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Cyprus Will Lead The Eurozone Prison Break

"Cyprus's economy will now go through a long and painful period of adjustment. But then it will pay back the loan when it is on a solid economic foundation."
---Wolfgang Schaeuble, German finance minister

Anglophone economists have been advocating euro exit for the peripheral eurozone economies since the crisis began three years ago. They have recommended exit because “internal devaluation” is vastly more destructive than external devaluation, and because these countries need inflation, not deflation. The counter-argument from Europe has been that exit would cause chaos plus the threatened loss of official flows. Countries cut off from the EU’s largesse would supposedly be forced to balance their current accounts overnight. It is also argued that, as the new currency depreciates, external debt denominated in euros would grow in both nominal and real terms.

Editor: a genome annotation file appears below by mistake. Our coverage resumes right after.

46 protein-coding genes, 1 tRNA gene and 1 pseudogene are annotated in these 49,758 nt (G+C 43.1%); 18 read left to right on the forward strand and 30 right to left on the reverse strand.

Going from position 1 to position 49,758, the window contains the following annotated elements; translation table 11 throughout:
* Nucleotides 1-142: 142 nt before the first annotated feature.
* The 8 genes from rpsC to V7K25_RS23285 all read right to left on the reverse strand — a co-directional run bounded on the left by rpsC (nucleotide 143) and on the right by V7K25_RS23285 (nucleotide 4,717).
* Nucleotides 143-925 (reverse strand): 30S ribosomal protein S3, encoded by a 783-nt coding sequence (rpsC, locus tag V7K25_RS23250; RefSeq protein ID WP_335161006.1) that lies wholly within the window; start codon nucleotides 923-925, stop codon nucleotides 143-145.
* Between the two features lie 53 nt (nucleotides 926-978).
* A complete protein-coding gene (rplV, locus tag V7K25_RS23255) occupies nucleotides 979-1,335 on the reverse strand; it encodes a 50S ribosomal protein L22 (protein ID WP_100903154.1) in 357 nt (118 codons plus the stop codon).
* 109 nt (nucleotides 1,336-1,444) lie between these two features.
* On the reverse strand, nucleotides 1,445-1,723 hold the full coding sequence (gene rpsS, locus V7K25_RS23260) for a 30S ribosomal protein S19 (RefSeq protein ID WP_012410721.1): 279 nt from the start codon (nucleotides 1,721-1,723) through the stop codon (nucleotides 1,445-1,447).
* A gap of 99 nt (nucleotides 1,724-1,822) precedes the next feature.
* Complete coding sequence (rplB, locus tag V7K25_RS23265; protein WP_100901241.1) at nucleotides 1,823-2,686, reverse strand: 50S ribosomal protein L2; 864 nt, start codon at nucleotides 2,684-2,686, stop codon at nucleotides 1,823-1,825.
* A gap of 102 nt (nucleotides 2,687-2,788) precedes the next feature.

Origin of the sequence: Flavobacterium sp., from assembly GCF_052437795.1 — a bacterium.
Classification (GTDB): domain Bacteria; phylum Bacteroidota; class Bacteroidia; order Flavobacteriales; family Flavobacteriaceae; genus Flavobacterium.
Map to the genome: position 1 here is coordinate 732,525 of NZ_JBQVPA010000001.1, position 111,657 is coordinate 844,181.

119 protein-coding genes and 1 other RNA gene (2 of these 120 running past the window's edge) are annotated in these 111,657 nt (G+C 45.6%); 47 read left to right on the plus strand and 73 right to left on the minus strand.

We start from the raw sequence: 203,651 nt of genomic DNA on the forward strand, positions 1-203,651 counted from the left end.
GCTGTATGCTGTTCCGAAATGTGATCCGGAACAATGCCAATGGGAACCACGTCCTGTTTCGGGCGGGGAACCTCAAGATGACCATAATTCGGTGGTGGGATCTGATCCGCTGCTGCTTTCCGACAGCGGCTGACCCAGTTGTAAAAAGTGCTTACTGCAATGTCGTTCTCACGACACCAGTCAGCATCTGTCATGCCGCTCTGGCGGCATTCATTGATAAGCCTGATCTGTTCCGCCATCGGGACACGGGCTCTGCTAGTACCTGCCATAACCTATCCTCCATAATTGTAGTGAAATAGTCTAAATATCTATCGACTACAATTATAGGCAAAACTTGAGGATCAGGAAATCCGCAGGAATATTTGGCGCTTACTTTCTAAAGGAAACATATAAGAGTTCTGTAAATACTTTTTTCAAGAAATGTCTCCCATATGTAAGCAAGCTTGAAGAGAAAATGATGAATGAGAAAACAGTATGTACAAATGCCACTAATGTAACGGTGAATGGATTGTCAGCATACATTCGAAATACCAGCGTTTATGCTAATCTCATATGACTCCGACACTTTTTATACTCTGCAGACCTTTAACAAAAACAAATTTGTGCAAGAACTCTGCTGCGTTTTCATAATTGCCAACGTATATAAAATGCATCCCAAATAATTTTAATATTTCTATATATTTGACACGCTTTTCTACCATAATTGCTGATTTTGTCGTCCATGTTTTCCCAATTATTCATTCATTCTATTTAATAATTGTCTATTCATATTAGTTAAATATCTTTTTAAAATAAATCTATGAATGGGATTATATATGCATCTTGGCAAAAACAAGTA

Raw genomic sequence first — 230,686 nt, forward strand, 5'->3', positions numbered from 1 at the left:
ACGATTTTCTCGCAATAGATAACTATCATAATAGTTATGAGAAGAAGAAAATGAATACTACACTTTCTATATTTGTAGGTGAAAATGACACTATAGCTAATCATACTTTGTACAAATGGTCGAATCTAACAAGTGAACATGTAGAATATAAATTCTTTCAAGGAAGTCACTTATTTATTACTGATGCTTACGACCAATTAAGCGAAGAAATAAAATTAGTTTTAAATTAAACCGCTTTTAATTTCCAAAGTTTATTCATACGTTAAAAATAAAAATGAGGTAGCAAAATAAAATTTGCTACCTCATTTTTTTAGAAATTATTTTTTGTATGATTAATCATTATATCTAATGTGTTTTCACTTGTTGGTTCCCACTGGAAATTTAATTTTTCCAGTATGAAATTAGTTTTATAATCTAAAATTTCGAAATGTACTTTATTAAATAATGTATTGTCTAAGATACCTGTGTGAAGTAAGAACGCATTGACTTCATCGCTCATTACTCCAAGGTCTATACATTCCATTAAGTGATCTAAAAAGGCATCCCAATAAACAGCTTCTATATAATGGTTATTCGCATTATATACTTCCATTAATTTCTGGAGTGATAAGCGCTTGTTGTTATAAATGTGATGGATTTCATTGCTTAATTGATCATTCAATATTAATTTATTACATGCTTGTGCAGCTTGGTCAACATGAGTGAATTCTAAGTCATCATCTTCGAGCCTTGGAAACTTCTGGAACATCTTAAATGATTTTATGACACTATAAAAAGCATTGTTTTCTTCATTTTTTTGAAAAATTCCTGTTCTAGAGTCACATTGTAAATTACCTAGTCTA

The European arguments against exit are self-serving: creditors never advise their clients to walk away from their debts. The more debt that Europe can pile onto these countries, the more likely that the flows will reverse, and the greater the advantages of default. All of the peripherals should have left the euro when the crisis began, before incurring enormous debts and inflicting penury on themselves for no reason. In the end, all of the peripherals will be forced by their indebtedness to leave the euro, unless the ECB is willing to open the monetary floodgates immediately. All of the unemployment and national bankruptcy being incurred now is waste. In the end, the peripherals will have to suffer both the pain of both internal devaluation and of euro exit and default.

The wanton destructiveness of this process is deeply disheartening. Millions of lives are being ruined on the altar of a half-baked idea, the notion of Europe as a "country". It is a bit ironic that capitalist Europe achieved final victory over communism, only to stumble twenty years later due to internal contradictions. The internal contradiction is the Protestant belief that all countries need hard currencies, or should have them anyway even if they don’t need them.